Grandmother, come here.  Whatís Greg doing?

Grandmother, come here.  Whatís Sharla doing?

Grandmother, come here.  Whereís Daddy going?

Grandmother, come here.  Whatís Mother doing?

Grandmother, come here.  Grandmother, want to share some chips?

Grandmother, come here.  Grandmother, I want some Peanut Butter crackers.

Grandmother, come here.  Grandmother, will you sleep in my bed?

Grandmother, come here.  I canít see you when we talk on the speakerphone, come here!

 Grandmotherís answers:( not in any order)

 ďYes, Yes, OK.  We are coming to see you soon.   Papa Jerry, move the ladder!    I brought you a truck. Try not to kick the fresh cow poop!   Donít push  Jonah.  You always share with little brother.  Yes, Yes, OK.   I love you Caleb!Ē


ďI luv you twe Grandmother!Ē


Y'all come to see us.  We live right where the East ends and the West begins, the North has ended and the South has bended.



The Caliche Times    Vol. 3  No. 3       5-12-00

© Cowboy Jerry  

The following is a prayer that came together as a result of the current severe drought that we are undergoing in the Central Texas area as we have watched our ranch stock tanks dry up and the grass become parched with temperatures soaring to 100 and above in the last few days.  We have been without significant rainfall for over two years now.   The few rains that we have had haven't produced any "run off" water to our stock tanks.  We have watched other ranchers sell their cattle as we have tried to hang on.  Unless we have rain soon and less wind which is robbing us of all moisture, we will not have the grass we need for cattle or for winter hay.  Our ranch will have to follow suit and sell cattle that we really don't want to get rid of.

Following the prayer is a Mother's Day story to honor good mothers everywhere.  Hope you enjoy it.



We Thought so Anyway.

© Jerry Davis    5-12-00


We have prayed and prayed good prayers, oh Lord.

We thought so anyway.

We have used up all the good prayers we know and made up a few that werenít so good.

These prayers havenít been working, oh Lord.

Have we been praying for the right things?

Rain was our priority to ask for Lord.

We thought so anyway.

The weather pattern was the problem.

We found out you didnít want to change nature again,
you had worked on it a long time the first time.

Once you got the earth spinning and the poles in place you decided to sit back and enjoy what you had built.
We decided that we had come to depend on weather patterns that are not dependable but variable. 

We thought so anyway.

We began to realize that something else would have to change.

We donít have 40 years to wander in the desert, at least some of us donít.

Maybe it's a test that we needed.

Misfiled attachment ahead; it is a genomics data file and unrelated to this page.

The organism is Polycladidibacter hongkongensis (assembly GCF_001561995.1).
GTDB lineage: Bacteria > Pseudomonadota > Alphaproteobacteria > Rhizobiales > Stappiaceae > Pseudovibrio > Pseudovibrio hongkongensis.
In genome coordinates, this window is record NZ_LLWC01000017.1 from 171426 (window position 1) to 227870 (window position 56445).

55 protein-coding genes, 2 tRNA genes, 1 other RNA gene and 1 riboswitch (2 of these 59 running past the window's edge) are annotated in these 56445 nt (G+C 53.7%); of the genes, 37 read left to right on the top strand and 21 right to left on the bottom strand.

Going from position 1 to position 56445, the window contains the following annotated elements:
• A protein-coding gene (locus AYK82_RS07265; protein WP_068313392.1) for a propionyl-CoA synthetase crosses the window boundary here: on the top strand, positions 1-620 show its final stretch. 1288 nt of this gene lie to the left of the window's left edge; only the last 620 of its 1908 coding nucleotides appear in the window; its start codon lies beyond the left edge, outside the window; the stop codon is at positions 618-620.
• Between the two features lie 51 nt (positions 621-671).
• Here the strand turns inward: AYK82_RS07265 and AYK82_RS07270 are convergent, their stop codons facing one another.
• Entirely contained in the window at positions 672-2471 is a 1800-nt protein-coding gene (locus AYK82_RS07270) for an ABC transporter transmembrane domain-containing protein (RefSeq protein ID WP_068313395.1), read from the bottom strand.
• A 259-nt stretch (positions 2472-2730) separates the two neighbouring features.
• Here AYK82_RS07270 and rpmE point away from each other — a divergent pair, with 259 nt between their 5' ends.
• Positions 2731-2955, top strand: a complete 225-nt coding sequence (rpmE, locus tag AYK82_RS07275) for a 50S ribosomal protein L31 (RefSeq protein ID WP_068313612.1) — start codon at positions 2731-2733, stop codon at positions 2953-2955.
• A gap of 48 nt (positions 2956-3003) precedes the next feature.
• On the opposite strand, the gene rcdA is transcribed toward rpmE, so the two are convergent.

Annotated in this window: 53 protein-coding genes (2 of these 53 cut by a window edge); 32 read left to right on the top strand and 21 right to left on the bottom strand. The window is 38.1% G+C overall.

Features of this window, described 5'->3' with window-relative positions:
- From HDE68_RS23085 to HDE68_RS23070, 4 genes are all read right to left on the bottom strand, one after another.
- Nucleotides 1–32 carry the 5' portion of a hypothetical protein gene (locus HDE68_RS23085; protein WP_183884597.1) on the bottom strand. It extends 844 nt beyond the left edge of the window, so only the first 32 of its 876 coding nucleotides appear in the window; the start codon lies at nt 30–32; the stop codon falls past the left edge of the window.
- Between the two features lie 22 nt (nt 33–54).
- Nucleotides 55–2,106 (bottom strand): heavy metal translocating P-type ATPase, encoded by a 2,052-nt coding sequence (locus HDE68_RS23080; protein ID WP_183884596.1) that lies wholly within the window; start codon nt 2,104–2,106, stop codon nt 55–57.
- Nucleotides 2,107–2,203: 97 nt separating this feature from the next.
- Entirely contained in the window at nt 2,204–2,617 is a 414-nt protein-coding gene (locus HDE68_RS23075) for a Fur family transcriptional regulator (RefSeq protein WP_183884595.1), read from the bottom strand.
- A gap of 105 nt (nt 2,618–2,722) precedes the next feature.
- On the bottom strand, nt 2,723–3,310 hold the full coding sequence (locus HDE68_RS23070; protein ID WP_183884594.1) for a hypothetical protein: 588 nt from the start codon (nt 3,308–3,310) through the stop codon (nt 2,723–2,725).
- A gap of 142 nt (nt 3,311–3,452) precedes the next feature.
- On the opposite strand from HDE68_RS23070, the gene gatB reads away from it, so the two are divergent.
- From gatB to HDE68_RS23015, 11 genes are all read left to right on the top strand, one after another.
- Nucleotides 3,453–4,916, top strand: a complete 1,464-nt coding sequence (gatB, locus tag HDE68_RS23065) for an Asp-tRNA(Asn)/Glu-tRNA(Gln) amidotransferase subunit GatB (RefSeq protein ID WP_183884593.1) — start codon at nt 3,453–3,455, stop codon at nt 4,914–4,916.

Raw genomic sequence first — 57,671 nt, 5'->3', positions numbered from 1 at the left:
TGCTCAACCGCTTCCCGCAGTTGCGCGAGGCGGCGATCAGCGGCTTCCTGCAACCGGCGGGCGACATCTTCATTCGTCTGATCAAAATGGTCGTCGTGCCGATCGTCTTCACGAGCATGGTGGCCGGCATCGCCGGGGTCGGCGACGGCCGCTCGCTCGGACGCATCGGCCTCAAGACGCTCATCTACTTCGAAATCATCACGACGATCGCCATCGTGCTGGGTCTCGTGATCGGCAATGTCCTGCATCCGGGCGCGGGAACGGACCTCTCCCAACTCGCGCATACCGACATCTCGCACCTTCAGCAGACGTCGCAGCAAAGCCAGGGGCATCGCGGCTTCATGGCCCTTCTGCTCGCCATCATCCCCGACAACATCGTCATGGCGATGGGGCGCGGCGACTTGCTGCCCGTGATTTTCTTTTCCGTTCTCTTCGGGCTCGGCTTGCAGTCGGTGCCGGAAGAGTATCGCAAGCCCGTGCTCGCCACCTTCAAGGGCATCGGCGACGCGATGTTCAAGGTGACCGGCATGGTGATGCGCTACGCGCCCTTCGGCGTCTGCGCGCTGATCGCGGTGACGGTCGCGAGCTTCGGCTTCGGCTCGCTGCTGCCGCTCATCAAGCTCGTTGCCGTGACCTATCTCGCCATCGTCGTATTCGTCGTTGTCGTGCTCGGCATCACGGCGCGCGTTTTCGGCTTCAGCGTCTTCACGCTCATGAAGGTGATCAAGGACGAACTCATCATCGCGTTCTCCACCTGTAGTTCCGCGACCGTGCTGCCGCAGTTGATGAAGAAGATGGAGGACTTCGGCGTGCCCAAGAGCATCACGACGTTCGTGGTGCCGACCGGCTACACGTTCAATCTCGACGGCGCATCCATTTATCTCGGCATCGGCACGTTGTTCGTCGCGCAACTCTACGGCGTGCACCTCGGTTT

We thought so anyway.

Maybe itís a prayer for a new plan we need.

Maybe itís praying for something we can change.

Maybe for inner strength, spiritual strength.

 Maybe itís a prayer for a better plan, to use what we have until nature varies in our favor. 

We think so anyway. 



The following writing is about a real mother and her children.   I wish all children could be this fortunate. 

It was Motherís Love


It was motherís love.  When you said ďOk, would you like some more cream of peaches?Ē and didnít say ďDonít throw your food on the floor.Ē 

It was motherís love.   When you said ďWe want to share all the toys with little brother tooĒ and didnít say ďstop that screaming.Ē 

It was motherís love.  When you said ďLetís put on some play clothes so you can play in the water and mud after the rain.Ē  And didnít say ďNo, you might get muddy.Ē 

It was motherís love.  When you said ďI think daddy would like to go with you to the store and help you find a new truck.  You did really well at the hospital when you got your shots todayĒ and didnít say ďYou shouldnít have cried and tried to get off the bed.Ē 

It was motherís love.  When you said ďDid you like your birthday cake when you dipped your face into it to take a biteĒ and didnít say ďNO! NO!  Now you have icing all over your face.Ē 

It was motherís love.  When you said ďYou donít push little brother down.  Go to time outĒ and didnít say ďThe next time you do that Iím going to ÖÖ.Ē 

It was motherís love.   When you said ďDaddy will toss you up high when he gets through tossing little brother and didnít say ďYouíre too heavy, Daddy canít toss you any more.Ē 

It was motherís love.   When you said ďWould you like to have another chocolate cookie?Ē and didnít say ďyouíve got chocolate all over your face, diapers, hands and on the floor.Ē 

It was motherís love.  When you said ďTake your nap now and when you wake up Grandmother and Papa will be here.Ē

 It was motherís love.  When you taught me to wave bye and say bye, bye to Papa and Grandmother with a fist that sprung open and closed again over and over.Ē

It was motherís love.   It was motherís love when you said GOOD JOB! to all the things I did right, like use the potty correctly.

It was motherís love.   It was motherís love when you stored some of my toys for me to rediscover on a rainy day.  It was like Christmas all over again when you brought them out again. 

It was motherís love.  It was motherís love when you said I had to eat some food on my plate before I could have M&Ms.

It was motherís love.  When you said ďI love you Jonah, I love you Caleb.Ē








Return to Front Index Page